Documenting Kindness

kindnessHere’s a happy thought for the start of a new semester:  academic life can be characterized by kindness rather than snarkiness.  Thanks to Mark Chancey‘s Facebook post, I read a recent article that highlights a project created by a professor at Mizzou named Rabia Gregory.  She has started the Academic Kindness Tumblr — as its subhead proclaims, this blog provides a space to “record unsolicited kindness, unexpected goodwill, and excessive generosity in academia.”  As Professor Gregory notes, Academic Kindness seeks to show that “not all academics are brutish self-centered narcissists who delight in tearing apart the work of others for sport.”  It also encourages us to respond to the kindness that comes our way by “paying it forward” — being generous to colleagues, staff, and students.

Most of the examples posted so far reflect generosity in the scholarly realm.  For example, there are stories of senior scholars taking time to support the work of graduate students they had never met.  Here’s one of my favorites:

“While doing my comps, I found myself in need of an obscure, unpublished Ph.D. I was still figuring out ProQuest and I was trying to figure out a way to order it from the university. As I was doing this, I sent a brief email to a very senior scholar whose work deals with the material in this dissertation and asked if he could recommend the best way to find a copy of it. Instead, he sent the entire dissertation to me by mail — in two packages because it took him a while to photocopy the whole thing (I should also note that I live in a different country, so it would not have been cheap to send). A very kind and unexpected gesture!”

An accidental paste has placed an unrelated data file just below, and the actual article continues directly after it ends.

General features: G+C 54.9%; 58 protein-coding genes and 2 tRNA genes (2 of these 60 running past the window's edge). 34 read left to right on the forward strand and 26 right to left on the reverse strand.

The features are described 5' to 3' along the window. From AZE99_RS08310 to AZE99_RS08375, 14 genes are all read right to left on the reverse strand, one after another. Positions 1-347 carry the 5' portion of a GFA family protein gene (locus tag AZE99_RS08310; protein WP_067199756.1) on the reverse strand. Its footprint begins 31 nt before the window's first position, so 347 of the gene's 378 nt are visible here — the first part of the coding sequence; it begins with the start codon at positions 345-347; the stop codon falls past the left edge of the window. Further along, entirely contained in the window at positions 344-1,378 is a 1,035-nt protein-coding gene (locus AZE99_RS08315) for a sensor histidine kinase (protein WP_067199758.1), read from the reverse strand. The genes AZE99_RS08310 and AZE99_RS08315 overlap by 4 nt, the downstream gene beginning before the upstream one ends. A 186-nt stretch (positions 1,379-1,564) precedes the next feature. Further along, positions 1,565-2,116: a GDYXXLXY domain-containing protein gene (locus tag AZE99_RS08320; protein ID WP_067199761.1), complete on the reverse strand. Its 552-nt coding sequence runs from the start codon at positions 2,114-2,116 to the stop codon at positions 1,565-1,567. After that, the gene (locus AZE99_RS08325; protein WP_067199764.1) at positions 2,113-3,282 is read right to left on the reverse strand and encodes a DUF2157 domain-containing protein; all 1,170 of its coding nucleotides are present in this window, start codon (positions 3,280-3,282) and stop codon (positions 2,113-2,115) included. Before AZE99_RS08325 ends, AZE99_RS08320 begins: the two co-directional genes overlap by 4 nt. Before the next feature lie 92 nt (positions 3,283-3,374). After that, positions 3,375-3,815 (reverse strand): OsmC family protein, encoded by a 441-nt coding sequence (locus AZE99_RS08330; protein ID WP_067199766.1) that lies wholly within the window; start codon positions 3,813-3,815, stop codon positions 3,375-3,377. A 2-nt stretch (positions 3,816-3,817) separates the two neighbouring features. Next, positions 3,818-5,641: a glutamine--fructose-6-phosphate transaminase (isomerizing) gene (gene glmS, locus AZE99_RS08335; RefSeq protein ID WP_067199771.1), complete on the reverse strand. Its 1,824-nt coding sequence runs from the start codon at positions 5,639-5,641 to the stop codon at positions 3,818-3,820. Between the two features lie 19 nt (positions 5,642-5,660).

One post is even a fan letter to SMU’s Professor Bonnie Wheeler.

I bet, though, that we all also have teaching-related stories of unexpected grace.  My teaching life, for example, has been immeasurably enriched by colleagues who shared teaching materials, covered for me when I was ill, provided really helpful critique, or shared a confidence-building compliment when I needed it the most.  How about you?  Share your stories of academic kindness in the Comments to this post, or on the Academic Kindness Tumblr. And remember to pay it forward.

About Beth Thornburg

AA-Law(Faculty)
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One Response to Documenting Kindness

  1. Meghan J. Ryan says:

    Thanks, Beth, for this great post. It makes me think of all the people who have helped me out–and who continue to help me out–during my journey. I think in a consumer-focused culture like ours, overlooking the generosity of others is easy to do, and I think it’s really useful to take a moment to acknowledge all the help we’ve gotten along the way. I like to think that, as a teacher, I have a great opportunity to pay it forward.

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